Opposition Leader says National Honours Committee should be reviewed after general elections

Leader of the Opposition in Parliament, Jamale Pringle (file photo)
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By Robert A. Emmanuel

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As the Parliament met yesterday to reconstitute the National Honours Committee, Leader of the Opposition Jamale Pringle has called for the committee to be set up following the first sitting after a general election.

Currently, the law governing the National Honours Committee states that only two senators should sit on the seven-member panel, and one of them must be an opposition senator.

However, it was revealed that government Senators Samantha Marshall and Senator Mary-Claire Hurst both sat on the panel — which also had one less member of parliament — in violation of the law.

That committee had approved a list of nominees for Independence Day honours — to include the Attorney General – and this list had been signed off by the Prime Minister.

The administration’s oversight to adhere to the law as it relates to the make-up of the committee was used by the Leader of the Opposition to call for the committee to be looked at during the first parliamentary sitting.

“While we correct something that was not in keeping with the law, Mr Speaker, I hope for us to really look at these committees as an agenda item right after a general election.

“Just as how we constitute the Public Accounts Committee, I think that within the first sitting of our parliament … that this committee also be constituted,” Pringle stated.

The National Awards ceremony takes place on November 1, and members of the newly established committee will have to meet within the next few days to approve the nominated list once again.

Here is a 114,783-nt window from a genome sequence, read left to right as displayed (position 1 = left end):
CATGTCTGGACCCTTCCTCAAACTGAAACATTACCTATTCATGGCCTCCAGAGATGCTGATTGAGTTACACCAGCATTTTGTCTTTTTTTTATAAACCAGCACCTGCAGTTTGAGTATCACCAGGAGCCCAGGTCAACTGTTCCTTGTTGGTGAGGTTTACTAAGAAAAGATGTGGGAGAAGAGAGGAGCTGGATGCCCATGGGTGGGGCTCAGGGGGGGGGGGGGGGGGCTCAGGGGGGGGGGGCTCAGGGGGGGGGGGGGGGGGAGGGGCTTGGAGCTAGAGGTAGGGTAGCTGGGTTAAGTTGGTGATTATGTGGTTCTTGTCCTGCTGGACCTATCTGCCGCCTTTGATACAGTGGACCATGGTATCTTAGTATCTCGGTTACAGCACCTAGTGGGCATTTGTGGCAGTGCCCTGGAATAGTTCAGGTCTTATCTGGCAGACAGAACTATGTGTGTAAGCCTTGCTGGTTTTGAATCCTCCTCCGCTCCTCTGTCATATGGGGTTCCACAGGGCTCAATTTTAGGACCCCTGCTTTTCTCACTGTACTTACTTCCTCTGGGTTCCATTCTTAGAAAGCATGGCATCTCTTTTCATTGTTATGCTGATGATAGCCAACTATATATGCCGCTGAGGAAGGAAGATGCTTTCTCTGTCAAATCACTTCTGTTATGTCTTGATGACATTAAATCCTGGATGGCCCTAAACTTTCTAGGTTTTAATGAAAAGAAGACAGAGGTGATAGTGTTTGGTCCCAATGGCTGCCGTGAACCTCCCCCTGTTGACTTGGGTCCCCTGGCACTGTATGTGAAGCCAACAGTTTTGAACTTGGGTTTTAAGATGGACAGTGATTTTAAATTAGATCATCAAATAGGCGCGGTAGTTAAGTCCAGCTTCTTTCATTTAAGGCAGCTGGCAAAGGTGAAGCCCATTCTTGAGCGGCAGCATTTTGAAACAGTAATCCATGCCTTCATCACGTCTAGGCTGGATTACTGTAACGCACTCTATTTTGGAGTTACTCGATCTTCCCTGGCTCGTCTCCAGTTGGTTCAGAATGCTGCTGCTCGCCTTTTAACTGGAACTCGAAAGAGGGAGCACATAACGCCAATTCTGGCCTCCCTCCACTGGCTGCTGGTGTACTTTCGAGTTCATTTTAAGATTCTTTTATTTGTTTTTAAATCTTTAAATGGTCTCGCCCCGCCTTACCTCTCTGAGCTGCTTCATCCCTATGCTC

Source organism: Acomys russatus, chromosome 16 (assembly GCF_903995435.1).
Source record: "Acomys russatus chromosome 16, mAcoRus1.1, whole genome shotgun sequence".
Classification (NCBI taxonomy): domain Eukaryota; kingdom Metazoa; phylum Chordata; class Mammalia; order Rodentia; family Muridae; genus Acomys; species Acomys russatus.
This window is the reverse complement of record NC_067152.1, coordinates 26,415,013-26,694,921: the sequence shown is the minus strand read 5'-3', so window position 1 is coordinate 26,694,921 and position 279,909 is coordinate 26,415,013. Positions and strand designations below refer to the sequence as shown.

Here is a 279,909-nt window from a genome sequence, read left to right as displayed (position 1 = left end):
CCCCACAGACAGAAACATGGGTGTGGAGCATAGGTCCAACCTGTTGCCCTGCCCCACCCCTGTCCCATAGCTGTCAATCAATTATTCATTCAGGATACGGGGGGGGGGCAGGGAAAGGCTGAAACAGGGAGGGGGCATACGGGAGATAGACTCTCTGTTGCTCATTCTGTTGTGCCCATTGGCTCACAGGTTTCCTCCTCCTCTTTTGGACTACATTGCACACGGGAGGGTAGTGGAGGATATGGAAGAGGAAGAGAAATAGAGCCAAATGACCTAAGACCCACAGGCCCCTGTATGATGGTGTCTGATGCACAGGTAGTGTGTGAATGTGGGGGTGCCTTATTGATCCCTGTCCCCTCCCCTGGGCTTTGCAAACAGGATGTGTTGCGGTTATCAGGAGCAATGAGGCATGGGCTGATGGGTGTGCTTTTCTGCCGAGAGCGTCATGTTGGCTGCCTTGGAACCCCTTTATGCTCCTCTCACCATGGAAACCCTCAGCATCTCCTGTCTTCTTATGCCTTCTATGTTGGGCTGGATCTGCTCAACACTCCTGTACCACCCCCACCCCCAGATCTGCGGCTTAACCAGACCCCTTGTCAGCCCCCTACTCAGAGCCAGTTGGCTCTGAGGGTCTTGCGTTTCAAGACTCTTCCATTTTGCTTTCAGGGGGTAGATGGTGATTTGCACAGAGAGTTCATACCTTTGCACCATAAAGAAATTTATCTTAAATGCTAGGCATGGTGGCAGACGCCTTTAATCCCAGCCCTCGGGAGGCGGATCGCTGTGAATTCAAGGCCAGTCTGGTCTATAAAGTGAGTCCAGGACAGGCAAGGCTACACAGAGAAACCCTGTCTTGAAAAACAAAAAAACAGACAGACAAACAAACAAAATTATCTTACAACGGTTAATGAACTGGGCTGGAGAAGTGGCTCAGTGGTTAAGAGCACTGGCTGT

“It is sad that we are going to have to meet again in a short space of time but the beauty of it is something that we have looked at and since the members, except for one person, will be added … I think this is something that can be done expeditiously,” he said.

The new committee will comprise of St John’s Rural South MP Daryll Matthew, St John’s Rural East MP Maria Browne, St John’s City East MP Melford Nicholas, and All Saints East and St Luke MP, Jamale Pringle as well as senators Shawn Nicholas and Samantha Marshall.

Senator Nicholas said that the committee should be amended to include more members of the civil society in its deliberations.

“It’s uncomfortable, especially when we are all politicians — let us not fool ourselves — politicians, at times, awarding and rewarding politicians when there are so many other people in our community that we know are deserving of awards, and I think it lends to more transparency or wider reach in terms of people who are nominated,” the Senator explained.

The Cabinet has agreed to amend the law in the future to ensure that one member from civil society will be added to the National Honours Committee, with the number of government appointees being reduced.

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